[Dixielandjazz] Re: Spelling
bhaesler at nsw.bigpond.net.au
Fri Sep 12 10:35:54 PDT 2003
Regarding your thread that:
ise is English English and ize is American English.
I lost that argument many years ago.
The reverse is true.
Our reliable ole mate HW Fowler (he of 'Modern English Usage' fame. OUP,1926 - my copy is 1954.) has this to say: (to
quote from the lengthy entry):
"..the ultimate source of the ending is the Greek -izo, whether the particular verb was an actual Greek one or was a
Latin or French or English imitation, & such imitation was made by adding the termination to a Greek or another stem.
Most English printers follow the French practice of changing -ize to -ise; but the OED of the Oxford University Press,
the Encyclopaedia Britannica, The Times & American usage, in all of which -ize is the accepted form, carry authority
enough to outweigh superior numbers."
He goes on for a bit then says "...there is no reason why in English the special French spelling should be followed, in
opposition to that which is at once etymological & phonetic."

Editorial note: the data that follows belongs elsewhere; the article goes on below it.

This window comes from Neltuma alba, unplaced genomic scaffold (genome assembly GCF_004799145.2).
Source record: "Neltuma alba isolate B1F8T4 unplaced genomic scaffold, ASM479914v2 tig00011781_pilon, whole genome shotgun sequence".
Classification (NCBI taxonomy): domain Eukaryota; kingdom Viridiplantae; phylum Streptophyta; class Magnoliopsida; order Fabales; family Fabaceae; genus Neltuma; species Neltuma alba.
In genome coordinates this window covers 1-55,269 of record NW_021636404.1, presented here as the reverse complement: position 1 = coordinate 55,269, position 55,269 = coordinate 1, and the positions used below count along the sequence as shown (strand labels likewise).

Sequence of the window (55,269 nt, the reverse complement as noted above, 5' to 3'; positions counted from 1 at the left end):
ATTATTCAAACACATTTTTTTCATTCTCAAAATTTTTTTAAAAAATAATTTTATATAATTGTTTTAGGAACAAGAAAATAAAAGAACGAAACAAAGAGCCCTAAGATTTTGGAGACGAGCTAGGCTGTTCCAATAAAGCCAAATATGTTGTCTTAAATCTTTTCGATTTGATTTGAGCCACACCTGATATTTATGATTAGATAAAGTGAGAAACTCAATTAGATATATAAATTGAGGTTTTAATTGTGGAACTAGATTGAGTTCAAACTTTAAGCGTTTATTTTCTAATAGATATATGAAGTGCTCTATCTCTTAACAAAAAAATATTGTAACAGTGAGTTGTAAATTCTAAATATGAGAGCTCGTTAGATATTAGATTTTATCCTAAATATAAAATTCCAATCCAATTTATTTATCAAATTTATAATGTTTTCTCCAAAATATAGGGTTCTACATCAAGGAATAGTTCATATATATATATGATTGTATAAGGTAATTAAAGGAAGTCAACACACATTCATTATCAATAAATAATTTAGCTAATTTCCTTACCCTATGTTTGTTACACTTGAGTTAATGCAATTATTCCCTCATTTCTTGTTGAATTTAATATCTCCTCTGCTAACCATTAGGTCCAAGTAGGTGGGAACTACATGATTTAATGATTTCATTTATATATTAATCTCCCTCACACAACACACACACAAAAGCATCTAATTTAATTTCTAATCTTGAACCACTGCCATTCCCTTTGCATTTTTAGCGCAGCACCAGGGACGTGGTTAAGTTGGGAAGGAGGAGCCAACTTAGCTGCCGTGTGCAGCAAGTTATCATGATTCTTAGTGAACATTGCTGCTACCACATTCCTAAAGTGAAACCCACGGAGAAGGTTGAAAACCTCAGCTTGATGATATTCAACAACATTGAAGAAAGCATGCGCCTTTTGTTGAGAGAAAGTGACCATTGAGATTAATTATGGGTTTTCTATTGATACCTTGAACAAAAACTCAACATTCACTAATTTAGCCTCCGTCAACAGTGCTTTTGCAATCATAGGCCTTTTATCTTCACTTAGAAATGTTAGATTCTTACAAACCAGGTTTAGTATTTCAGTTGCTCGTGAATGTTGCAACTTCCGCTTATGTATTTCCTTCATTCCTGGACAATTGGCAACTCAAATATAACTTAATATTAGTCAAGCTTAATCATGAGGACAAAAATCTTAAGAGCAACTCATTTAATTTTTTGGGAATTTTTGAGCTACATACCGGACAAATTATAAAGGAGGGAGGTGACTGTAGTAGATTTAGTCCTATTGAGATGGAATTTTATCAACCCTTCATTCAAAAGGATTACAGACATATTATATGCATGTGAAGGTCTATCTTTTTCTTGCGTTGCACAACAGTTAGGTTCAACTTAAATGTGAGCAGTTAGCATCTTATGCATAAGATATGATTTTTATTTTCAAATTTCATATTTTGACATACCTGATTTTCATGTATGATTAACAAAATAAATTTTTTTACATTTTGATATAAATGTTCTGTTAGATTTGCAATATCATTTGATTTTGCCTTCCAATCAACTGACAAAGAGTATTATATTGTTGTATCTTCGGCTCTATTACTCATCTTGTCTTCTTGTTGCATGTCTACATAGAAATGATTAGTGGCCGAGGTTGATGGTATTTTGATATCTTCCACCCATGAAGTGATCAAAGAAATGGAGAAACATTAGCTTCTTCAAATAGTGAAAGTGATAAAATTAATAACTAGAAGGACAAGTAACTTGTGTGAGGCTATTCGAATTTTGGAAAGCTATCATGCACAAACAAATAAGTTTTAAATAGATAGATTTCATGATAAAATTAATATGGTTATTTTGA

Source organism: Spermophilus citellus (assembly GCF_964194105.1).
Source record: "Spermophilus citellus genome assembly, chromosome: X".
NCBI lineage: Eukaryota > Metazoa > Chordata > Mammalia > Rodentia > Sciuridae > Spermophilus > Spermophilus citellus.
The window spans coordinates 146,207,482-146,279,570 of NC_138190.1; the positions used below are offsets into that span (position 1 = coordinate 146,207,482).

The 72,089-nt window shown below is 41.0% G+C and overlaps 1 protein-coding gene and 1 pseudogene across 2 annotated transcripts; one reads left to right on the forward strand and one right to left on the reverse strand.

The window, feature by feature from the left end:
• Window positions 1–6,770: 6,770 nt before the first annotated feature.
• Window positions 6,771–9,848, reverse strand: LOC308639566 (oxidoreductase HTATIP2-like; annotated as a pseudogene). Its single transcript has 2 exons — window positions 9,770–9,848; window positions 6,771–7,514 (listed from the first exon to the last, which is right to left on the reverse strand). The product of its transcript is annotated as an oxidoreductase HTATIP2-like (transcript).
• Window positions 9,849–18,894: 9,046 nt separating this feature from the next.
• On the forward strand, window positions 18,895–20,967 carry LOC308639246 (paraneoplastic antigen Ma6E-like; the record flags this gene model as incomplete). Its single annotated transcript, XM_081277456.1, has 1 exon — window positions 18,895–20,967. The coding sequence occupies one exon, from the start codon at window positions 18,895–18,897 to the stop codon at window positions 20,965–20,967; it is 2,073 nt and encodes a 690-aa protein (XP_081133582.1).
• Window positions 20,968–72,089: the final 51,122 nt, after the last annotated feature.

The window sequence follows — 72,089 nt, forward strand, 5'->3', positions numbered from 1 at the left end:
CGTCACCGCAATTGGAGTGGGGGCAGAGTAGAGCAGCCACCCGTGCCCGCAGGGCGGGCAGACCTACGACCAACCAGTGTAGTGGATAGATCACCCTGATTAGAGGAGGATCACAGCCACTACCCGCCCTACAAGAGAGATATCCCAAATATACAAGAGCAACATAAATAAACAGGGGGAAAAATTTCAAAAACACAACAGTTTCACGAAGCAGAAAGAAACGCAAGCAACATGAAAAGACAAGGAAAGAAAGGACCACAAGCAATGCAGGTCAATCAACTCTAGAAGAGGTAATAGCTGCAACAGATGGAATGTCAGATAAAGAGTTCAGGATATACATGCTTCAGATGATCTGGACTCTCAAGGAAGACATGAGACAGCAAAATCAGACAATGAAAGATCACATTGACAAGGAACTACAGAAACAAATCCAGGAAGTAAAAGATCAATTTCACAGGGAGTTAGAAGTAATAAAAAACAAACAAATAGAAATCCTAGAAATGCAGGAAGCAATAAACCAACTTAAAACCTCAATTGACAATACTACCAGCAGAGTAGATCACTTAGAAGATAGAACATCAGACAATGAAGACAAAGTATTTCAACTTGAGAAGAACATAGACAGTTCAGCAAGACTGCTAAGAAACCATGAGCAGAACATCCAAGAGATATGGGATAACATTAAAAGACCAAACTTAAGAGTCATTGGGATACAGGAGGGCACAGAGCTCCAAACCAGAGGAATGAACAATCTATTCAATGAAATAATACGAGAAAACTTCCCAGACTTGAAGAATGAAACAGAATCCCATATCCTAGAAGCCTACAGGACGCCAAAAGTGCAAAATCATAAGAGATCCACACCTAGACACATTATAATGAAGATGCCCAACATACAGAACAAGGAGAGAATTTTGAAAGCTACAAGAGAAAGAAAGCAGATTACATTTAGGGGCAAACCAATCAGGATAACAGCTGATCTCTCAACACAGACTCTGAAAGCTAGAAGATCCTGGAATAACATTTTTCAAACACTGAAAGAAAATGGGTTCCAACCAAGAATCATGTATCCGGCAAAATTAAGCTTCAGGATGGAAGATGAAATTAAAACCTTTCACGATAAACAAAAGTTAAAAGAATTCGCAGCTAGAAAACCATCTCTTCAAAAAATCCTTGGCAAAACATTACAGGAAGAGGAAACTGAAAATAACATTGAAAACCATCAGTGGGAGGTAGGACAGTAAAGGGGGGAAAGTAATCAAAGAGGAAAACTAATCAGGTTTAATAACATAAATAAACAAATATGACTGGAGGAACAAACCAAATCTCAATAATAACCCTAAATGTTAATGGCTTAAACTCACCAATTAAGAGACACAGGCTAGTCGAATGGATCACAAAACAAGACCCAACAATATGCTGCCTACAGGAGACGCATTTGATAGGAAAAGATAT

However, he does point out that "...a small number of verbs, some of them in very frequent use, like advertise, devise,
surprise, do not get their -ise even remotely from the Greek -izo, & must be spelt with -s-; the more important of these
[being] advertise, apprise, chastise, circumcise, comprise, compromise, demise, despise, devise, disenfranchise,
disguise, enfranchise, enterprise, excise, exercise, improvise, incise, premise, supervise, surmise, surprise. The
difficulty of remembering which of these -ise words are is in fact the only reason for making -ise universal, & the
sacrifice of significance to ease does not seem justified." So there!!
However, it is for precisely the latter reason that I rarely if ever use -ize.
Very kind regards,
PS: Sorry Will Connelly. Mr Fowler does not mention sodomise. Nor does my 'spelling corrector' - in either spelling.
PPS: OKOM content: improvise.
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